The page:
143 vs 64 Type 1 diabetic patients

Severe: not defined

Q-assessment: C

Mean age: 34 vs 32 years

Sponsor: Novo Nordisk

Diabetes duration: 11 years

Provenzano 2001 [46]

Design: crossover

Lispro vs Regular

Overall: symptoms

Follow-up: 336 days

12 Type 1 diabetic patients

Severe: glucagon, glucose, coma

Q-assessment: C

Mean age: 28 years

Sponsor: not defined

Diabetes duration: 12 years

Raskin 2000 [49]

Design: parallel

Aspart vs Regular

Overall: <2.5 mmol/l and/or symptoms

Follow-up: 180 days and 180 days extension

596 vs 286 Type 1 diabetic patients

Severe: third-party help

Q-assessment: C

Mean age: 39 vs 40 years

Sponsor: Novo Nordisk

Diabetes duration: 16 years

Vignati 1997 [52]

Design: crossover

Lispro vs Regular

Overall: <3.5 mmol/l

Follow-up: 120 days

379 Type 1 diabetic patients

Severe: glucagon

Q-assessment: C

Mean age: 39 years

Sponsor: Eli Lilly

Diabetes duration: 13 years

328 Type 2 diabetic patients (not analysed)

Ciofetta 1999 [47]

Design: parallel

Lispro vs Regular

Overall: <3.9 mmol/l

Follow-up: 90 days

16 Type 1 diabetic patients

Severe: third-party help

Q-assessment: C

Mean age: 33 years

Sponsor: No sponsor

Diabetes duration: 13 years

Annuzzi 2001 [48]

Design: crossover

Lispro vs Regular

Overall: <3.3 mmol/l and/or symptoms

Follow-up: 180 days

90 Type 1 diabetic patients

Severe: third-party help

Q-assessment: C

Mean age: 31 years

Sponsor: Eli Lilly

Diabetes duration: 12 years

Roach 1999 [51]

Design: crossover

Lispro vs Regular

Overall: <3 mmol/l and/or symptoms

Follow-up: 180 days

37 Type 1 diabetic patients

Severe: coma, i. v. glucagon or glucose

Q-assessment: C

Mean age: 40 years

Sponsor: Eli Lilly

Diabetes duration: 13 years

63 Type 2 diabetic patients (not analysed)

Boehm 2002 [53]

Design: parallel

Aspart vs Regular

Overall: symptoms

Follow-up: 84 days

104 Type 1 diabetic patients

Severe: third-party help

Q-assessment: C

Mean age: 45 years

Sponsor: Novo ND

Diabetes duration: 16 years

187 Type 2 diabetic patients (not separately analysed)

Recasens 2003 [50]

Design: parallel

Lispro vs Regular

Overall: <3.3 mmol/l and/or symptoms

Follow-up: 360 days

22 vs 23 Type 1 diabetic patients

Severe: third-party help

Q-assessment: C

Mean age: 23 vs 24 years

Sponsor: not defined

Diabetes duration: new onset

Skrha 2002 [54]

Design: crossover

Lispro vs Regular

Overall: <3.5 mmol/l and/or symptoms

Follow-up: 60 days

55 Type 1 diabetic patients

Severe: not defined

Q-assessment: C

Mean age: 36 years

Sponsor: Eli Lilly

Diabetes duration: 11 years

7 Type 2 diabetic patients (not separately analysed)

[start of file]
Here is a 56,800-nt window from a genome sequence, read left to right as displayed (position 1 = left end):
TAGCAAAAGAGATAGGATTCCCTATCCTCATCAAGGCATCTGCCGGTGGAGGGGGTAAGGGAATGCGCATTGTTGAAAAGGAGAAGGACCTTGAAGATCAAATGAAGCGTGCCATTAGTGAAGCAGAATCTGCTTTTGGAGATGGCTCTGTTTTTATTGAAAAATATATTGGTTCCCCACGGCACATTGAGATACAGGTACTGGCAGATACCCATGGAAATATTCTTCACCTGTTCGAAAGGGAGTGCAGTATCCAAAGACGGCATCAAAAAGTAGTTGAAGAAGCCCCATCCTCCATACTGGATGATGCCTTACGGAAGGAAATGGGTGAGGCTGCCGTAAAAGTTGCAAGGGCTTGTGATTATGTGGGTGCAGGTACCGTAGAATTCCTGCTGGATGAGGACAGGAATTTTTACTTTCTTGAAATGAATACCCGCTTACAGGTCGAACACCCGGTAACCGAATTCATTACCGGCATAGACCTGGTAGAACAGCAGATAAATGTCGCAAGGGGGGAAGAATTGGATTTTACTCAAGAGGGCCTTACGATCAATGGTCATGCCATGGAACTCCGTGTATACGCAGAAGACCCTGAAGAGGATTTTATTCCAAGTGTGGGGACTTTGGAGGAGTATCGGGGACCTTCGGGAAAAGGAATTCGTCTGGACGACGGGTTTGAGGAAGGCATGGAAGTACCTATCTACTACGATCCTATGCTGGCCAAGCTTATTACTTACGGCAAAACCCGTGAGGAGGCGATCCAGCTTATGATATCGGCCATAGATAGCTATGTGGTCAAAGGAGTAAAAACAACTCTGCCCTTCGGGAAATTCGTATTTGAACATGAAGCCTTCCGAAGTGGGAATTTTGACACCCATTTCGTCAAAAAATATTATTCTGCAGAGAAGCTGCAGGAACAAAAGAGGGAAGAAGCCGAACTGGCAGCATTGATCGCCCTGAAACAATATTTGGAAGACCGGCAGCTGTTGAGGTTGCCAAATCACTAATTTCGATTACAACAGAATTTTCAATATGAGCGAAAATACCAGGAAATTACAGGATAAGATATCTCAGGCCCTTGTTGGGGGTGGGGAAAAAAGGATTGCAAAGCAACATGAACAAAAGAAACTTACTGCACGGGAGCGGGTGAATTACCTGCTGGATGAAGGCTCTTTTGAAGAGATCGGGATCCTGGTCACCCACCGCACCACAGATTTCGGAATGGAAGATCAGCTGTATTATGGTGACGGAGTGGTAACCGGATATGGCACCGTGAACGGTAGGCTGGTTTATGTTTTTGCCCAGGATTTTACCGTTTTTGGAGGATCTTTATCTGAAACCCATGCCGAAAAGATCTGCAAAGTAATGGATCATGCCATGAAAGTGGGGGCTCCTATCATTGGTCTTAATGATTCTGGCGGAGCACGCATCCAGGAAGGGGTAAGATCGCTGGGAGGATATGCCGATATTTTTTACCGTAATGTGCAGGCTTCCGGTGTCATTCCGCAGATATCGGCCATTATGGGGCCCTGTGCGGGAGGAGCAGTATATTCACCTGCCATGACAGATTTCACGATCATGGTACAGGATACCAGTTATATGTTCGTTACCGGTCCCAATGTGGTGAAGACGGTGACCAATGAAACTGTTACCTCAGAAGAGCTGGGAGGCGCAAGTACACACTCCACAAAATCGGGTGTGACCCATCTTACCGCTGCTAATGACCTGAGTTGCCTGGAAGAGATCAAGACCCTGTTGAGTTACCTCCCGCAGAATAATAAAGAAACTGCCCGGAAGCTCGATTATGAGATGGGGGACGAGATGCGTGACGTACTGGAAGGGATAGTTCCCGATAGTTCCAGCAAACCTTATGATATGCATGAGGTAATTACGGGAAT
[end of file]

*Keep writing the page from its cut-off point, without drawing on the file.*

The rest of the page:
NPH: neutral protamine Hagedorn insulin; Q-assessment, quality assessment

Study selection, collection and quality assessment

Two reviewers independently screened the title, abstract and keywords of each reference identified by the search. Where there were differences of opinion, these were resolved by a third party. Only full papers were considered for the systematic review. Data from each study included were extracted by the two independent reviewers using a structured data extraction form. The methodological quality of each trial was assessed using modifications of the criteria given in the Cochrane Handbook and the criteria of Jadad [19] and Schulz [20]. We used three categories such that assessment A means that plausible bias is unlikely to seriously affect the results, assessment B means that plausible bias raises some doubt about the results and assessment C means that plausible bias seriously weakens confidence in the results.

Statistical analysis

Weighted mean differences were calculated for the percentage of glycosylated haemoglobin, and a random effects model was used for the meta-analysis.

We tried to incorporate the two different study designs used (crossover and parallel) into the meta-analysis [21, 22]. One of the prerequisites for using a crossover study is that the mean difference (or the difference between means) of the treatments is available. Additionally, the standard deviation, standard error or a confidence interval for the within-person differences must be given. These estimates were provided for some of the studies, whereas for other studies we had to estimate the SE from the test statistic or from p values. In cases where the SE for the within-person differences could not be extracted from a trial, the correlation between treatment outcomes was approximated using the lowest observed correlation among the other studies (r=0.69). The robustness of the results was assessed by repeating the analysis using a fixed-effects model. Heterogeneity between trials was assessed by the chi square test. A funnel plot and Egger’s test were used to test for publication bias. The standardised mean difference was calculated for overall hypoglycaemic episodes per patient per month using unpaired analysis. The number of severe hypoglycaemic episodes per 100 patient-years was calculated by dividing the number of severe hypoglycaemic episodes by the years of exposure and then multiplying by 100.